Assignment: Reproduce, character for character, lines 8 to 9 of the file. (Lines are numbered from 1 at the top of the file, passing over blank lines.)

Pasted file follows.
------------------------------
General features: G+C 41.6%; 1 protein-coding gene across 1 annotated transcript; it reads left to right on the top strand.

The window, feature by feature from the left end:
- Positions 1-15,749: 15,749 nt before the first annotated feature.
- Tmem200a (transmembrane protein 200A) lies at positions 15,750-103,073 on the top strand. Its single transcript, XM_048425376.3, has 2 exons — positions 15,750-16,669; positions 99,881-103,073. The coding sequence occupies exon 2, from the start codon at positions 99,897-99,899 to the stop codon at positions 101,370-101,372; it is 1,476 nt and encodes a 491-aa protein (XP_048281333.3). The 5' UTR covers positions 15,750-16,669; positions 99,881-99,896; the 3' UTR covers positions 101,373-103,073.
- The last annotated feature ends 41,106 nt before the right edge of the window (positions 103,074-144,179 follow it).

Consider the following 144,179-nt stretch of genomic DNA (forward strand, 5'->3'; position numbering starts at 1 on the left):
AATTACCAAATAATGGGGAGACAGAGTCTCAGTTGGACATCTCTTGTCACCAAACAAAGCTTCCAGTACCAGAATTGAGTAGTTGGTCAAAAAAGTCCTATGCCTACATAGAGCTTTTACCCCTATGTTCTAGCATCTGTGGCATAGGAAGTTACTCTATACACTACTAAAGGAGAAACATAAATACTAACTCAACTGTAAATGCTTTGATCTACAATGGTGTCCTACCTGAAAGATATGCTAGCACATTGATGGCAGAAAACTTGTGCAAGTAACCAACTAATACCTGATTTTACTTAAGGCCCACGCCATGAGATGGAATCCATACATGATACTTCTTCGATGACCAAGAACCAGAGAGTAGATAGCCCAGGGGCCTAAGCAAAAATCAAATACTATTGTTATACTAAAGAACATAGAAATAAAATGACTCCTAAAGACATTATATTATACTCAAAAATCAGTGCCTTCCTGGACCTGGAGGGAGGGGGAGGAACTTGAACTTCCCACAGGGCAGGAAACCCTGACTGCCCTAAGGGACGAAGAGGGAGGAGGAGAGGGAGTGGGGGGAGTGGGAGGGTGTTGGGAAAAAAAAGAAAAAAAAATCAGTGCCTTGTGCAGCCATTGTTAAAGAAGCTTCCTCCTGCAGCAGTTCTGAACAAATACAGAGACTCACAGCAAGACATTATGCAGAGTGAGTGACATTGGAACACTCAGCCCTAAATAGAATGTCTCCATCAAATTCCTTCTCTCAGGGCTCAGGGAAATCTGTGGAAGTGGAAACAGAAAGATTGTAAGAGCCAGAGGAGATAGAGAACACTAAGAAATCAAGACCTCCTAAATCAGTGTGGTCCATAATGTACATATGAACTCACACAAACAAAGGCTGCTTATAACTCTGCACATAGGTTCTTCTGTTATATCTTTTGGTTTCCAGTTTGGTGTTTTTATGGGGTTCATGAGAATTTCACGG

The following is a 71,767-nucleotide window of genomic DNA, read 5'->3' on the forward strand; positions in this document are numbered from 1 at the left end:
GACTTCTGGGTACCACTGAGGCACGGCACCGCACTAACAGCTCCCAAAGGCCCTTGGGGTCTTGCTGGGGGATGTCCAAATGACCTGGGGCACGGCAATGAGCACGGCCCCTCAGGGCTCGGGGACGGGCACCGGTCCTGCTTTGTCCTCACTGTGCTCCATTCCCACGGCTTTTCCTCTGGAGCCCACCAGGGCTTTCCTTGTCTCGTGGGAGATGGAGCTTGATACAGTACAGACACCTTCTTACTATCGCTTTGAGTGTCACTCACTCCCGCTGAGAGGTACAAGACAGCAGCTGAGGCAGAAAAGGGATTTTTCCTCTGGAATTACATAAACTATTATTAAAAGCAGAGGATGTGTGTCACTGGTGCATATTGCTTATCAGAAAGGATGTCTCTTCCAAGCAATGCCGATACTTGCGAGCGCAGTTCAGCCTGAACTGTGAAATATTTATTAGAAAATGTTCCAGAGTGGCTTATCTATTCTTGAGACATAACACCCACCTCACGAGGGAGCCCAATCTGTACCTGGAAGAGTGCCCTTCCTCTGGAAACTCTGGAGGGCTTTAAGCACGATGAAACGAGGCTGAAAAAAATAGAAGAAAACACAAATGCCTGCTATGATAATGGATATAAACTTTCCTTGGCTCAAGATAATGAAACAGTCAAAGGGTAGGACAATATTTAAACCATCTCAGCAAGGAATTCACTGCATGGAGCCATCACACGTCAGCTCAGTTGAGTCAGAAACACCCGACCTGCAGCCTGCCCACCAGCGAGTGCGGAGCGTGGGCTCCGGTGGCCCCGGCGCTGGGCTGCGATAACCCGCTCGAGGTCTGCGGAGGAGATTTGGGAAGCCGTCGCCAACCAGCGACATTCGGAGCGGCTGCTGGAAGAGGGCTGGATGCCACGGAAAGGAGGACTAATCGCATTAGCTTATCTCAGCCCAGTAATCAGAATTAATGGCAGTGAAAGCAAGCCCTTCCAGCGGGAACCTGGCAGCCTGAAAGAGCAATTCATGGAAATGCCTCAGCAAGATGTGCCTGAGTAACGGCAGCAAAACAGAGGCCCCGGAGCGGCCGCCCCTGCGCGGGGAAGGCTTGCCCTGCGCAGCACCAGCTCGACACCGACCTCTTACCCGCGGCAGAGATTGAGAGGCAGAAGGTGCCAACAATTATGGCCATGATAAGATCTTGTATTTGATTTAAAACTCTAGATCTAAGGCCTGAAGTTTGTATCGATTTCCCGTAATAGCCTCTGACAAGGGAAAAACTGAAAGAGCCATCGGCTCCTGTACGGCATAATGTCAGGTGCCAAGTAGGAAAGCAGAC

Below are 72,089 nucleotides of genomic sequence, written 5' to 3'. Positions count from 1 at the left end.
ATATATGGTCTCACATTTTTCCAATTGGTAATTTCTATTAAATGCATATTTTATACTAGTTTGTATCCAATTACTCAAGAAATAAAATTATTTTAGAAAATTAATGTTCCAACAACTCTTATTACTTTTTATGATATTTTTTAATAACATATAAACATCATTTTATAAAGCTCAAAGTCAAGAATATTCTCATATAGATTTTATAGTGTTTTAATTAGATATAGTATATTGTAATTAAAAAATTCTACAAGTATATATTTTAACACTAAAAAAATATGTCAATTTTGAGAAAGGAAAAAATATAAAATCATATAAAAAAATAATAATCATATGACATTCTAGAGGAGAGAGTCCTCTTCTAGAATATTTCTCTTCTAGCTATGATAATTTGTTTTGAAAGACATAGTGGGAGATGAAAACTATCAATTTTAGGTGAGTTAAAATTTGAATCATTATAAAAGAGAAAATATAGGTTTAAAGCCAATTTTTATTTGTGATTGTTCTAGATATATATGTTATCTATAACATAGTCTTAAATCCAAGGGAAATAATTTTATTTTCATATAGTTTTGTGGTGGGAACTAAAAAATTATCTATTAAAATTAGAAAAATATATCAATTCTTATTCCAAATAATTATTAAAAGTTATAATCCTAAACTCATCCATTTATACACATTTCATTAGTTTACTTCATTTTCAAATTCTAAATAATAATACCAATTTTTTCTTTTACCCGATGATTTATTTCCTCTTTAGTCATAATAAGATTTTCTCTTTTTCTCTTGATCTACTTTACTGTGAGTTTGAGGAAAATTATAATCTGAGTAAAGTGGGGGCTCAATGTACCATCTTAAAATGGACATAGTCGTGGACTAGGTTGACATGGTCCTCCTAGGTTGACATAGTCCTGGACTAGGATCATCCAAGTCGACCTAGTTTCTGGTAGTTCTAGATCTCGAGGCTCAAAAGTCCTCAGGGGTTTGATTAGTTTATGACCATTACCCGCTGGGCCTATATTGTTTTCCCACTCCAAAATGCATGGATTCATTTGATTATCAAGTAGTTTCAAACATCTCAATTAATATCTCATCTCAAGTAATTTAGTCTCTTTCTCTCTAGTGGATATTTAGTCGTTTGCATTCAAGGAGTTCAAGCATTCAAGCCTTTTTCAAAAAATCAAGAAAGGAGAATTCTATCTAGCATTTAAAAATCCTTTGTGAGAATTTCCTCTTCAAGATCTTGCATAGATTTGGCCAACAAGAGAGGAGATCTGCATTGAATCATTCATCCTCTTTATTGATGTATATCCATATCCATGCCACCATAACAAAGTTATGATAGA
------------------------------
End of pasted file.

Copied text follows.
The following is a 71,767-nucleotide window of genomic DNA, read 5'->3' on the forward strand; positions in this document are numbered from 1 at the left end:
GACTTCTGGGTACCACTGAGGCACGGCACCGCACTAACAGCTCCCAAAGGCCCTTGGGGTCTTGCTGGGGGATGTCCAAATGACCTGGGGCACGGCAATGAGCACGGCCCCTCAGGGCTCGGGGACGGGCACCGGTCCTGCTTTGTCCTCACTGTGCTCCATTCCCACGGCTTTTCCTCTGGAGCCCACCAGGGCTTTCCTTGTCTCGTGGGAGATGGAGCTTGATACAGTACAGACACCTTCTTACTATCGCTTTGAGTGTCACTCACTCCCGCTGAGAGGTACAAGACAGCAGCTGAGGCAGAAAAGGGATTTTTCCTCTGGAATTACATAAACTATTATTAAAAGCAGAGGATGTGTGTCACTGGTGCATATTGCTTATCAGAAAGGATGTCTCTTCCAAGCAATGCCGATACTTGCGAGCGCAGTTCAGCCTGAACTGTGAAATATTTATTAGAAAATGTTCCAGAGTGGCTTATCTATTCTTGAGACATAACACCCACCTCACGAGGGAGCCCAATCTGTACCTGGAAGAGTGCCCTTCCTCTGGAAACTCTGGAGGGCTTTAAGCACGATGAAACGAGGCTGAAAAAAATAGAAGAAAACACAAATGCCTGCTATGATAATGGATATAAACTTTCCTTGGCTCAAGATAATGAAACAGTCAAAGGGTAGGACAATATTTAAACCATCTCAGCAAGGAATTCACTGCATGGAGCCATCACACGTCAGCTCAGTTGAGTCAGAAACACCCGACCTGCAGCCTGCCCACCAGCGAGTGCGGAGCGTGGGCTCCGGTGGCCCCGGCGCTGGGCTGCGATAACCCGCTCGAGGTCTGCGGAGGAGATTTGGGAAGCCGTCGCCAACCAGCGACATTCGGAGCGGCTGCTGGAAGAGGGCTGGATGCCACGGAAAGGAGGACTAATCGCATTAGCTTATCTCAGCCCAGTAATCAGAATTAATGGCAGTGAAAGCAAGCCCTTCCAGCGGGAACCTGGCAGCCTGAAAGAGCAATTCATGGAAATGCCTCAGCAAGATGTGCCTGAGTAACGGCAGCAAAACAGAGGCCCCGGAGCGGCCGCCCCTGCGCGGGGAAGGCTTGCCCTGCGCAGCACCAGCTCGACACCGACCTCTTACCCGCGGCAGAGATTGAGAGGCAGAAGGTGCCAACAATTATGGCCATGATAAGATCTTGTATTTGATTTAAAACTCTAGATCTAAGGCCTGAAGTTTGTATCGATTTCCCGTAATAGCCTCTGACAAGGGAAAAACTGAAAGAGCCATCGGCTCCTGTACGGCATAATGTCAGGTGCCAAGTAGGAAAGCAGAC